You have to admire the ingenuity of Asian pirates, tweaking well-known Western brands into pseudo-known imitations. Here's a list of my favourites, from Johnny Walker Red Labial to IVIKE (do not adjust your screens).
Fakery of course also invites a burst of cryptic makery. With no call for the definition element, who can rip off the best piece of wordplay for these bazaar rip-offs?
(Johnny Walker) Red Labial
Specialman (as in Clark Kentish)
Who will best foster the impostors?
IKAT [EE-kat] - Indonesian dyeing technique relying on sealed bundles of thread in dye-resistant wrapping [From Indonesian - to bind] Many hall runners display the vibrant outcomes of the ikat technique.
Remember that title. The author is Robert MacFarlane, and I've not read a finer book about landscape, and our own place in it.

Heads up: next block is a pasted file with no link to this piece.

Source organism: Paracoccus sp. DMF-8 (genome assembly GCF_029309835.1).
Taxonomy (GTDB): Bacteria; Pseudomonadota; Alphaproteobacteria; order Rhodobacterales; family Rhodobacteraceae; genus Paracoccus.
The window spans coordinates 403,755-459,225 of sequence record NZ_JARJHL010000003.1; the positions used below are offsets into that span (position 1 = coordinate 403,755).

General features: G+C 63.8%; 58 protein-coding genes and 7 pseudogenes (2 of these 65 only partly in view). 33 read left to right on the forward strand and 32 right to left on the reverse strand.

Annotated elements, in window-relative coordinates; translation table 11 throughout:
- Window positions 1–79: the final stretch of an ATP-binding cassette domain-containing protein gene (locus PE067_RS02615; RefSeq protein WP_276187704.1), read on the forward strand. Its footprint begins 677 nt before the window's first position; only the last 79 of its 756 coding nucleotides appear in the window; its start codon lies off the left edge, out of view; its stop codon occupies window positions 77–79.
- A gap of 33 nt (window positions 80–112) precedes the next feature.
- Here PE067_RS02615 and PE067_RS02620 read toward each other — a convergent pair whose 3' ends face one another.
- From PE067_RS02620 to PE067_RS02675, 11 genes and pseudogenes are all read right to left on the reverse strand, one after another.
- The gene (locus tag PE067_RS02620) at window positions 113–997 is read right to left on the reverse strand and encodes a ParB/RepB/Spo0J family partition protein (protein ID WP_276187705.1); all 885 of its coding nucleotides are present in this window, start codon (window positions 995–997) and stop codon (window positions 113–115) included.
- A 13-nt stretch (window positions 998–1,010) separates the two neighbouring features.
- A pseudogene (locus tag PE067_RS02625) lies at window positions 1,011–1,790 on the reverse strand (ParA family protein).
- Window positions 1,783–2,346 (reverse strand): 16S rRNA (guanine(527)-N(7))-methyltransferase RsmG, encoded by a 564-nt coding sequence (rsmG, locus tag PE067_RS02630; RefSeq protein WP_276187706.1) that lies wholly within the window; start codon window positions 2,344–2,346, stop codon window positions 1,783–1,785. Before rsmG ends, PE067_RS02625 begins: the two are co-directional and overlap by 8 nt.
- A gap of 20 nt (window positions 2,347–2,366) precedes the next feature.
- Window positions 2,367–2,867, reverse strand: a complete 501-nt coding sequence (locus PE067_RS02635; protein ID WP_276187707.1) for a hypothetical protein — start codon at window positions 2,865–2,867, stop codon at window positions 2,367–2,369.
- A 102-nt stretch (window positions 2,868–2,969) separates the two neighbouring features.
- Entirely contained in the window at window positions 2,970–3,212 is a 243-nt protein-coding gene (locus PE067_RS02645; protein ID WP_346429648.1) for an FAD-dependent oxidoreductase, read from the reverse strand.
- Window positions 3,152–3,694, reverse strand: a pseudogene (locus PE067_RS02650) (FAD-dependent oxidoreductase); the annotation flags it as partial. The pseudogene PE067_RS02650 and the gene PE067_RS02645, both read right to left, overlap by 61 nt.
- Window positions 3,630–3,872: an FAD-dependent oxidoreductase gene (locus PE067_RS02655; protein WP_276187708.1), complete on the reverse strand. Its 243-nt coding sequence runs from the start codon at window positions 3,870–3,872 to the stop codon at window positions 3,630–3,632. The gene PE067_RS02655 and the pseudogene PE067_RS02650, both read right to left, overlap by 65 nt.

Phrases like: '...where the sea shampooed the rocks...'
Or: '...the moor has the appearance of chamois leather.'
Or: '...yachts white as toothpaste.'
It's divine, and diverse, with MacFarlane trekking and sailing the faint paths of earlier pilgrims and traders, describing his progress from the Orkneys to Tibet. Truth be told I'm growing steadily reluctant to reach the journey's end.
Though by way of compensation, the book's endpages include a splendid glossary of terrain terms, which I've sampled below. See who can clue these geo-gems the best, serving up both definition and wordplay. Set the pace:
bealach - pass between two hills
carr - fen with low bushes
currach - wickerwork boat
eoliths - stones bearing evidence of ancient workings
ghillie - fishing guide
guga - young gannet
immram - wonder-voyage
machair - coastal grassland
mycelia - fungal network of delicate filaments
qasr - stone tower
sarsen - isolated boulder on a chalk down
stravaig - to meander
zawn - sea-cliff's fissure
Enjoy your clues - and the views (if you get round to MacFarlane's stravaigs).
SKIAGRAPHY [SKEE-a-gruhf-ee] - (a) use of shadowing to create depth in artwork; (b) historical use of X-rays as diagnostic tool; (c) craft of sundial-making (From Greek skiagraphia, skia ‘shadow’, plus graphe - writing or drawing.) Fans of the S-Town podcast will know that John B McElmore is adept in skiagraphy of the (c) kind.